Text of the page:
curious how the plan treated fully vested employees who terminated employment prior to normal retirement age.
    COWTOWN FAN likes this.
  8. If there had been an option to roll over to an IRA I would have almost certainly have done that. Good point on the 30-year treasury rate. So far the fellas that look at my finances have not been compelled to make a move. That said, the last offer came in 2015 or 2016 IIRC so nothing recent.

    EDIT: I think at one time there was an option to start taking a smaller distribution earlier or something like that. I don't recall but now I guess I should go back and pull that paperwork. And as for the lump sum thing...I can't do that at will. I could have done it only in a window of time when it was offered.
  9. If you want a struggling Dallas paper to cover Fort Worth and TCU with another edition, that will never happen. Was already tried back in the day and both papers failed in their attempts to do this.

    The reality is the DMN were to buy the Star-T, it would just to buy the subscription base and a few local reporters. Coverage of Fort Worth and TCU would be pathetic to non-existent.
  10. Very old school view of the media business model. If people can become billionaires putting up free YouTube videos of them trying on makeup, folks can generate revenue w products that provide valuable public service. Just have to get away from the antiquated subscriber/pay wall model for that main content and figure out click revenue and enhanced service subscription models to pay for their services.
    W social media I don’t need a newspaper to tell me what’s going on anymore. That’s gotta be free and better than a hashtag search on twitter. Resources and connections for inside information and investigative journalism are the new bread and butter print media has to harness somehow.
    Purp, DeuceBoogieNights and Eight like this.
  11. Still haven't found anything better than newsprint to help clean windows.
    BedfordFrog68, Horned Toad and Eight like this.
  12. The New York Times. Everything you'll require on a normal day for National and International news. Yes, it's kinda expensive, but what else gives you that online and with an awesome printed Sunday edition? I still might buy a DFW "local" if the actual sports were covered.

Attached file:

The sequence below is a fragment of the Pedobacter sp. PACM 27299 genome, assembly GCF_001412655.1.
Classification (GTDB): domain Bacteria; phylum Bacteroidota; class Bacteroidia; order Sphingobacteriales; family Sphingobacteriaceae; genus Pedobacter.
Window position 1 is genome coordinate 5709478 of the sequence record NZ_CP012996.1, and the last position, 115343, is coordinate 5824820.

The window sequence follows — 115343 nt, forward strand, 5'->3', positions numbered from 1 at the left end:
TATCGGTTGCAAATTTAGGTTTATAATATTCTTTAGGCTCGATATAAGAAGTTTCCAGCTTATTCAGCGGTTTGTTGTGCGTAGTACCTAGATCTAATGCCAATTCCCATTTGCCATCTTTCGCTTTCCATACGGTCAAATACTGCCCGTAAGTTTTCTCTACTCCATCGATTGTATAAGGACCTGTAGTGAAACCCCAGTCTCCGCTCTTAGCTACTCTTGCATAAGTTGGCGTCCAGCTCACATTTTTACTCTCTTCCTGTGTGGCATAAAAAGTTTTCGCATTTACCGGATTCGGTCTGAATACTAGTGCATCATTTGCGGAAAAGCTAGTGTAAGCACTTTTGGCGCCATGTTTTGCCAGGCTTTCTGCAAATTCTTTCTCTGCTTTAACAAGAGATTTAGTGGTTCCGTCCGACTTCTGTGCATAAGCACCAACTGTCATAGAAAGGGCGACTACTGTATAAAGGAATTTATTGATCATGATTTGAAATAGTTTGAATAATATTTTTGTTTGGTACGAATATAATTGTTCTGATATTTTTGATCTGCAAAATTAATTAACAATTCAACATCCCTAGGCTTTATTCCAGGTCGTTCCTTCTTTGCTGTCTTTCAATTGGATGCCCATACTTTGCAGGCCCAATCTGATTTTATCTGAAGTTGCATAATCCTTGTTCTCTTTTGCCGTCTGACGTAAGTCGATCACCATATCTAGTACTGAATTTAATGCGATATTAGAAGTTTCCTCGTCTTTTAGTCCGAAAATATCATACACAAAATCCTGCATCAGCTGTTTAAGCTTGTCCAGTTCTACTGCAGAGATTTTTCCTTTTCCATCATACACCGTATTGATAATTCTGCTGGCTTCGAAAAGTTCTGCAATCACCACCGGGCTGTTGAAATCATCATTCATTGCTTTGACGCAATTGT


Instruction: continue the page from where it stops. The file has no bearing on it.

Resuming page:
13. To be fair, I am totally willing to pay for good local content. I previously had the DMN. I paid for pressbox DFW (any update, Gil?) and I currently subscribe to the athletic for good sports writing and TCU 247 for TCU recruiting news. I am willing to pay for online content if it is good content. I stopped with the DMN because so much of it became ads and generic wire articles. Only getting a couple good stories was not worth it.
    6Frog6, BABYFACE and Eight like this.
  14. I cancelled my ST subscription three years ago and it was bad. I am willing to pay for good content also. It just appears that we are in the minority. Too many youngers look to social media for news coverage. I just love that in depth coverage I get in Twitter(sarcasm).
    jugbandxmas likes this.
  15. Social media is not in depth reporting and journalism. Some may think that it is, but it is not.

    Social media has not come close to what newspapers were before their decline. You can make the argument against the current state of newspapers because papers have declined to rubbish.

    Being 55, I have witnessed when everyone had a newspaper subscription and when it was the number one advertising vehicle for local businesses. I have watched their decline and the advent of social media. Social media has not come close to replacing replacing what newspapers used to be.

    But it does not matter what I say, because if one does not have the frame of reference or seeing what a paper was 15-20 years ago, it is mythology to them. Journalism is dead. Narrative agenda has taken over and no one vetts info with three credible sources before publishing that info anymore. Likes and dislikes, upvotes and downvotes is where society is currently at. So, it is all moot point now.
    Horned Toad, tcudoc, Genbukan and 2 others like this.
  16. When I took Journalism 1301: News Writing as a freshman in college, it was an awesome experience taught by a columnist/editor of the San Angelo Standard-Times. Learned a ton. Was assigned City Council as my “beat”.

    One rule I still remember to this day. If you misspelled someone’s name in your assignment, you failed. Not just the assignment...you failed the class. He said there’s no excuse for misspelling a person’s name.
    JogginFrog, Horned Toad and Chongo94 like this.
  17. Right. The absolute best choice if you want a one-sided, east coast view of every conceivable issue, and a well-stated disinterest in anything happening in the fly over country, and in backward states likes Texas. Absolutely the best.
    The TCU Football Jerk and TCU_91 like this.
  18. That's rough Pham.